The hype really gained momentum in the spring of 2021, when digital artist Beeple, after selling several digital works at high prices, auctioned NFT for $69 million for a collection of his work. The “everyday” collage can still be viewed online and saved as an image file, but the NFT buyer is believed to be the sole owner of it. With NFT, the buyer acquired ownership of the original Beeple group, but without gaining exclusive control of the business. This separation of ownership and disposal is novel, because the power to act has so far usually been the meaning of property rights: it allows the owner to exclude others from access to the item in question. However, NFT does not do this, it is proprietary without any physical content.
The media hype surrounding Beeple’s “Everydays” and fashion makers encouraging participation in the NFT markets led to a veritable rush for gold outside the cryptocurrency networks. Hundreds of thousands of users have since invested tens of millions of dollars or euros in NFTs in the form of cryptocurrencies – hoping that it will pay off later. But what is celebrated in the crypto scene as a decentralized investment is ultimately more unfairly distributed than traditional monetary assets: it is estimated that less than one-tenth of NFT owners own 80 percent of the assets acquired using NFTs.
In addition, there is massive energy consumption associated with the auctioning of NFTs. It is estimated that creating a single code consumes about 140 kWh – more than the average electricity consumption of a family of one person in a month. This is expensive on the one hand and leaves a greasy carbon dioxide footprint on the other. In addition, the process consumes necessary hardware components, especially graphics cards, within a few months until they fail. Under the current circumstances, this means that while many people don’t know how to finance their electric and gas bills this winter, crypto enthusiasts are happy to leave their graphics cards hot.
Proud owners vs right-click idiots
For wealthy art and pop culture fans who have strayed into the realm of NFT, it’s all about getting a bit of the magic of the original artwork. In order to fulfill these desires, physical testimonials, donations from artists, and other fan articles have recently been added to the NFT purchase. In this respect, NFT buying is no different from offline art trading. There, too, it’s about distinction, authenticity, hoped-for origins, and (insulting) appearance of peers.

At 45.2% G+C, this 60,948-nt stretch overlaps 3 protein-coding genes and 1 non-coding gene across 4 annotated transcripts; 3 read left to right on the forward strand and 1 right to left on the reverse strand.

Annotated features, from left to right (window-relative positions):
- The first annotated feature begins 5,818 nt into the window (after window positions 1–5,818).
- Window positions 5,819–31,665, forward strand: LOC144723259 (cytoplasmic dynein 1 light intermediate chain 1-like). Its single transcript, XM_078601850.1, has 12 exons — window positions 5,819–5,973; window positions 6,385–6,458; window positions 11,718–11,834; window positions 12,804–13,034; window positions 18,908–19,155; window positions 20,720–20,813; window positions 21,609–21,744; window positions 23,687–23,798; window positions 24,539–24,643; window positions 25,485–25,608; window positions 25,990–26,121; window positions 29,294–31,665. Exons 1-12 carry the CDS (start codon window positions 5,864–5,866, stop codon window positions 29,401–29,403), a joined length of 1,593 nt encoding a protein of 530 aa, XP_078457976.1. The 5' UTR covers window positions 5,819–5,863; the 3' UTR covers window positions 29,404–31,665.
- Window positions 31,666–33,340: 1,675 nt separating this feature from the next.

But there is resistance, albeit unnoticed so far: regular users, called “right-click” in the NFT world, because they copy or save digital files with a right-click of a computer mouse. In September 2021, after a social media post in which someone boasted of their NFT photo of a cartoon monkey, a few NFT opponents got together, saved the photo, shared it, and loudly declared that they now had the photo too. Right clicks like you and I are the bastards of NFT students who don’t want to understand that having a digital copy on a computer is very different than having an NFT of the original file. Often NFT buyers themselves do not realize that they do not own the thing, which everyone else can handle by right-clicking, but only a non-copyable character string in a decentralized database.
Finance of daily life
Despite this craziness, the discussion of NFTs is by no means trivial because it highlights some important ideas in general trends in capitalist society. On the one hand, it shows that the financialization of everyday life does not stop at digital things that can be copied without loss – until all conceivable assets at some point in time have been accumulated in financial instruments. NFTs are exemplary in showing that buying on speculation, regardless of the subject matter of speculation, works only as long as imagination can be maintained about the value itself and about future increases in value.
Ultimately, NFTs can’t solve the fairest author pay problem either. For example, since the NFT boom, there have been many cases where artists, to their surprise, discovered that their artworks could be found in the NFT markets through no fault of their own. Last but not least, NFTs are proof that discerning buyers of digitally protected documents are primarily interested in a truly rare commodity: social validity.
Marlene van den Acker is a Research Associate at the Cooperative Research Center “Structural Change of Property” at Friedrich Schiller University in Jena. She is doing a PhD in Sociology of Intellectual Property in Digital Capitalism.